In this week's issue, Optimal Payments is investigating a data breach, retailers continue to push for Chip-And-PIN, pay-at-pump skimming attacks are set to increase, are consumers really using their free credit monitoring and in this week's Rippleshot content, we take a look at what to expect from online fraud in the near future.
Optimal payments investigating data breach
An online and mobile payments provider based in the United Kingdom has confirmed that the organization is investigating a data breach involving the personal information of its customers. First reported by Reuters, a compromise may have occurred on Optimal Payment's systems in 2012 or earlier. According to sources close to the investigation, the personal information of Optimal Payments' customers, including names and email addresses, has been found on the "dark web" for sale. Two of Optimal Payments' units, NETELLER and Moneybookers Ltd. were also victims of a data breach in 2009 and 2010. Optimal Payments admitted that it was only aware of the breach after the company had begun to receive media inquiries.
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Retailers Continue To push for chip-and-pin
Last week, we recapped the first month of EMV adoption here in the United States and how various parties in the payments ecosystem view this shift. Some of the most recognized retailers in the U.S. have made a concerted effort to push for transactions to require a PIN instead of a signature, the new standard for EMV cards here in the United States. Target and Walmart are two of the major retailers making the push for chip-and-PIN transactions, citing that each retailer will continue to roll out PIN-enabled terminals for customers to transact with. The latest reports indicate that less than 60 percent of U.S. cardholders have received the new chip cards from their financial institutions, and only a third of merchants have implemented this payment technology in their stores.
New wave of pay-at-pump skimming attacks
You’ve most likely seen the anti-fraud stickers at gas pumps that are there to deter fraudsters from tampering with the payment card reader housed within the gas pump. Security experts believe that gas stations in the U.S. will experience an uptick in skimming attacks and future fraud for self-serve pumps. Skimming has been such a concern for gas stations around the country that the EMV deadline for gas stations and petroleum providers has been extended by two years. For fraudsters, it is easier to tamper with a self-serve gas pump due to the lack of security at each pump, compared to breaking into an ATM to install a skimmer. As retailers in different industries continue to adopt EMV and improve their network security, fraudsters will focus their attention on the more vulnerable gas stations until they are ready for EMV.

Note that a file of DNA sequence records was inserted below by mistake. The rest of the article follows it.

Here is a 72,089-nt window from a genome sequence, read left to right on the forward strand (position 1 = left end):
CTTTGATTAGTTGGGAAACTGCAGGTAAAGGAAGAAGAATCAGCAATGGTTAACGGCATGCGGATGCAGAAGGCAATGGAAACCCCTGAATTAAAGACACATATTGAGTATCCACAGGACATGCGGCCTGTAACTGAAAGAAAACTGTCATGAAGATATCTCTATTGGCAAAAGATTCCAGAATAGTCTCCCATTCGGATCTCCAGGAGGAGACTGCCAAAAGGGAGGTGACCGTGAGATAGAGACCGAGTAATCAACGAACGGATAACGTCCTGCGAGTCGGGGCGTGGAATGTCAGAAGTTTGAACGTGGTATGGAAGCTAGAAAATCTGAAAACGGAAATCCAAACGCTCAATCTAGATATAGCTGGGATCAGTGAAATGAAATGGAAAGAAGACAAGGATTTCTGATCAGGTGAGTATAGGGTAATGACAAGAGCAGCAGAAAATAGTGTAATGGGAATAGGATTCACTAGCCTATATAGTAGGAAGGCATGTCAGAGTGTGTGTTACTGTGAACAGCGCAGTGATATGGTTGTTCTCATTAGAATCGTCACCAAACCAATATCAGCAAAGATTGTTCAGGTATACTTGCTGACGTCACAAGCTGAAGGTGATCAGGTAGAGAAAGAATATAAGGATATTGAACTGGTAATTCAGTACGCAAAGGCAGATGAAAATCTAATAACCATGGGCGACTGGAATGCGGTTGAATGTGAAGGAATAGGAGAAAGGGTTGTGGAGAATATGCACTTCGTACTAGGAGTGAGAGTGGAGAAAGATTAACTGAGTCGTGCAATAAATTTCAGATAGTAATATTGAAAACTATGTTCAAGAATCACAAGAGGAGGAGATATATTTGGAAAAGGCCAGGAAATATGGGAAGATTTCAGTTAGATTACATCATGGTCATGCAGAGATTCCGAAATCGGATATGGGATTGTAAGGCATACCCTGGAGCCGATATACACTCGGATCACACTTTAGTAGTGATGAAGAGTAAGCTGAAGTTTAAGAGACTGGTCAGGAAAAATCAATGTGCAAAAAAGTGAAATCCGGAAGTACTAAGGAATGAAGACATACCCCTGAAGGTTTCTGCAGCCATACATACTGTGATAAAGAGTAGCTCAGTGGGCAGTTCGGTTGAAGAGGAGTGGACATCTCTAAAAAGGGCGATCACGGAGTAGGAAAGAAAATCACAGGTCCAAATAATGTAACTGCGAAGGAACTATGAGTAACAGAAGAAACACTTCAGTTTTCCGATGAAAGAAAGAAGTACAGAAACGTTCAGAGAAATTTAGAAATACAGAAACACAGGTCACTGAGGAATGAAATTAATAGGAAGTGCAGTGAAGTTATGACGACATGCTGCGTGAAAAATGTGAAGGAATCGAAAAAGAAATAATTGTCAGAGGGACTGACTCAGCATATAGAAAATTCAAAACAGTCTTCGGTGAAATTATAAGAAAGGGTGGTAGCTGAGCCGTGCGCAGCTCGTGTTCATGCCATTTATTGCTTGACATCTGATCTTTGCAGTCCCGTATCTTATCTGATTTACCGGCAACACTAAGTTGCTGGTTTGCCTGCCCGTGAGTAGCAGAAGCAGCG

Learn more about how fraudsters and cybercriminals can steal your payment information here.
are data breach victims actually using their free credit monitoring?
Nearly two years ago, Target announced that over 40 million credit and debit card accounts had been compromised in the retailer’s data breach. Many consumers quickly took advantage of the one year of free credit monitoring that was being offered to any affected consumers. Since then, offering compromised customers with some form of credit monitoring has become the new norm for breached organizations. Our friends at the Identity Theft Resource Center (ITRC) wanted to find out what consumers do when they first learn about a data breach and how consumers can protect themselves afterwards. In a survey, 72 percent of respondents accepted the offer of identity and credit monitoring when given the choice, up from 63 percent from last year.
To read more about the ITRC survey and the results, click here.
RIPPLESHOT CONTENT: ONLINE FRAUD - WHAT TO EXPECT AND HOW IT'S BEING HANDLED
Online spending in the United States is expected to rise to $414 Billion by 2018, with a compound annual growth rate of 9.5 percent. For this week’s Rippleshot content, we take a look at the future of online spending and how card not present fraud will be impacted by the new EMV chip cards being issued to consumers across the country. See how other developed countries fared after EMV implementation as merchants work to find a compromise between making transactions as frictionless as possible for consumers, while continuing to improve their security for online purchases.
Click here to read more about this week’s Rippleshot content.